Materials needed:

  • One or more new pencils with soft erasers
  • Paper or clean cloth to work on
  • No liquids to spill
  • You probably already have everything you need
  • Small, physical, and repetitive motions (may be difficult for grandma or grandpa to help)
  • Eraser crumbs may get all over

3. Tomato Ketchup

This technique is very similar to the pencil eraser technique except that we add a little bit of ketchup to the process to help remove the oxidation.

This easy process begins by putting about a quarter cup of tomato ketchup into a small container. Pick up a little ketchup on an old toothbrush by dipping it in the ketchup. While holding the penny on a flat surface with one hand, use the old toothbrush to work the tomato ketchup into the surface of the penny using small circular motions. In about a minute your penny will turn from dull brown into a bright copper color. If you would like to add a little bit more shine to your penny, do the "Bon Ami Cleanser or Baking Soda" method described below. Rinse the remaining ketchup from the surface of the penny under warm running water. Dry the penny with a soft clean cloth.

Materials needed:
  • Quarter cup of tomato ketchup (or three ketchup packets from your favorite fast food place)
  • Small container
  • An old toothbrush
  • Clean cloth
  • Brings out the copper color on the penny
  • Physically easier than the pencil eraser method
  • Ketchup can splatter on people and things


4. Soap and Water

If your pennies literally have dirt (like from a garden) or some other sort of unidentified gunk on them, you will need to remove that before trying to make your pennies bright and shiny. If you know how to wash dishes, you will be able to perform this task quite easily.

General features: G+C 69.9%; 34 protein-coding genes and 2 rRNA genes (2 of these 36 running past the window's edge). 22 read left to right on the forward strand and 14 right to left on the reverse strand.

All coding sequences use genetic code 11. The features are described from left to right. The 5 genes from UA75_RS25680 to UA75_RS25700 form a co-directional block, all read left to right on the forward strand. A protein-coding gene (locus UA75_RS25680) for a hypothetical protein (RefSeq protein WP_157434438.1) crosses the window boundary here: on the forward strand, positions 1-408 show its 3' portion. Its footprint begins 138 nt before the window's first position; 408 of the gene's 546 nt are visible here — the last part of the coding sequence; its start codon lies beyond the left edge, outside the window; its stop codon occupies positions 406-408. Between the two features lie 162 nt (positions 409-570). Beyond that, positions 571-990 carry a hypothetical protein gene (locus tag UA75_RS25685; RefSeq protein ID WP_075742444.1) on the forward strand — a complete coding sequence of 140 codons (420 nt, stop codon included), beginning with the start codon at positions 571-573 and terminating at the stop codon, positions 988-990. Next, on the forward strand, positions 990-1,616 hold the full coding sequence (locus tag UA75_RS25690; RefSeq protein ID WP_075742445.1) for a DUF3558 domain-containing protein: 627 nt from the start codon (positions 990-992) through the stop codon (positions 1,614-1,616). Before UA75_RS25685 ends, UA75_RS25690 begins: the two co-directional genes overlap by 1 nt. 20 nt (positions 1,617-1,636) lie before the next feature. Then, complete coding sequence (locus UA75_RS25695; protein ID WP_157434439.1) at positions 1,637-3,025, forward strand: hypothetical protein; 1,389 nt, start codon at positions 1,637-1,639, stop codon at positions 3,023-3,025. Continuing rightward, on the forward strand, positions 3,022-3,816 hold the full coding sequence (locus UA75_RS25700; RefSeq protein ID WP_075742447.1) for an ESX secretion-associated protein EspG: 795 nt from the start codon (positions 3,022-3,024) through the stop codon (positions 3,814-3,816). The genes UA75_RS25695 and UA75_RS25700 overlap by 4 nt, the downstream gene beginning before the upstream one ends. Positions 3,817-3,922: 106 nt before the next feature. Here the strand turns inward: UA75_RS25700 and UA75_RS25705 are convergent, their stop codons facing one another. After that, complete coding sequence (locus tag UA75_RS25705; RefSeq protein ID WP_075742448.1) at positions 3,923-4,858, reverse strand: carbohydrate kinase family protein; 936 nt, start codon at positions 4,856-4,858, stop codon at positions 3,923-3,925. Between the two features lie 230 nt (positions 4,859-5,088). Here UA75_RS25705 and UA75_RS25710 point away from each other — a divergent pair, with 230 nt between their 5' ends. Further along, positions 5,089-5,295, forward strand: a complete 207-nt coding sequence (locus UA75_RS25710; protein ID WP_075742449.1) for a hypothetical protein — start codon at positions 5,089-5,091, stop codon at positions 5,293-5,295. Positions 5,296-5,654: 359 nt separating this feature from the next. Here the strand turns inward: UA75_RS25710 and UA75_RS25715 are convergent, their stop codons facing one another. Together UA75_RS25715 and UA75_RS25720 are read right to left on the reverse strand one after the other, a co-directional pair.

First, mix a small amount of dishwashing liquid and water together. Dip your old toothbrush into the soapy water so that it is thoroughly soaked.

While holding the penny with one hand, use the soapy toothbrush to scrub the dirt and gunk off the surface of the penny. Rinse under warm running water and dry with a soft clean cloth.

Materials needed:
  • Dishwashing liquid
  • Warm water
  • An old toothbrush
  • Soft clean cloth
  • Materials are readily available
  • Easily removes dirt and gunk
  • Does not bring out the bright copper color on the penny

5. Bon Ami Cleanser or Baking Soda

For this final method you will use a commercially available cleanser called Bon Ami. If you can't find this exact brand name, you can substitute baking soda. In my experience, the name brand cleanser produces the best results.

This fun process begins by taking the powdered cleanser (or baking soda) and placing it in a small bowl or container. Start mixing small amounts of water into the powder until you have a paste like consistency. Pick up a small amount of the paste on your thumb and forefinger by dipping them into the container.

While holding the penny with your other hand, rub the mixture onto the front and the back side of the penny at the same time. Using small circular motions produces the best results. Rinse the penny and your fingers under clean running water and dry with a soft cloth.

Materials needed:
  • 2 tablespoons Bon Ami cleanser (or baking soda)
  • Small bowl or container for mixing
  • Water
  • Soft dry cloth
  • Produces bright and shiny pennies
  • Kids love this one the best
  • Very messy
  • May have to go to the store
  • Small, physical, and repetitive motions (may be difficult for grandma or grandpa to help)